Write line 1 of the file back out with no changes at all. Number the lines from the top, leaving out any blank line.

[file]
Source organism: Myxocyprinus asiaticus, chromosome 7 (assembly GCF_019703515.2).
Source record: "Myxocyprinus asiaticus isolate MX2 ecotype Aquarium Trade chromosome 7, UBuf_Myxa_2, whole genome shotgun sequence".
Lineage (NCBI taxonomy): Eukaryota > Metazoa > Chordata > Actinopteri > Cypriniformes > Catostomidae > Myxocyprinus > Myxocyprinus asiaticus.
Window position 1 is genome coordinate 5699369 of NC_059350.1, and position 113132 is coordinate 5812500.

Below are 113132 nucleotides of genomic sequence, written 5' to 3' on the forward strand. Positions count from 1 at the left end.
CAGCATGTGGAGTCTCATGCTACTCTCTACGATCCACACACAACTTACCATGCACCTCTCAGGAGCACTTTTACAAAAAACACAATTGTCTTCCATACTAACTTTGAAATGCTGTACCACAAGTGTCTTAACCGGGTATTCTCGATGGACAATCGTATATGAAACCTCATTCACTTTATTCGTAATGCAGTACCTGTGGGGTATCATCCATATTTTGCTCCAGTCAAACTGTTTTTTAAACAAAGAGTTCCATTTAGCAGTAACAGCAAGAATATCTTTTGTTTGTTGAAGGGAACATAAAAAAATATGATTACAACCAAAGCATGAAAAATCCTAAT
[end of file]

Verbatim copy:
Source organism: Myxocyprinus asiaticus, chromosome 7 (assembly GCF_019703515.2).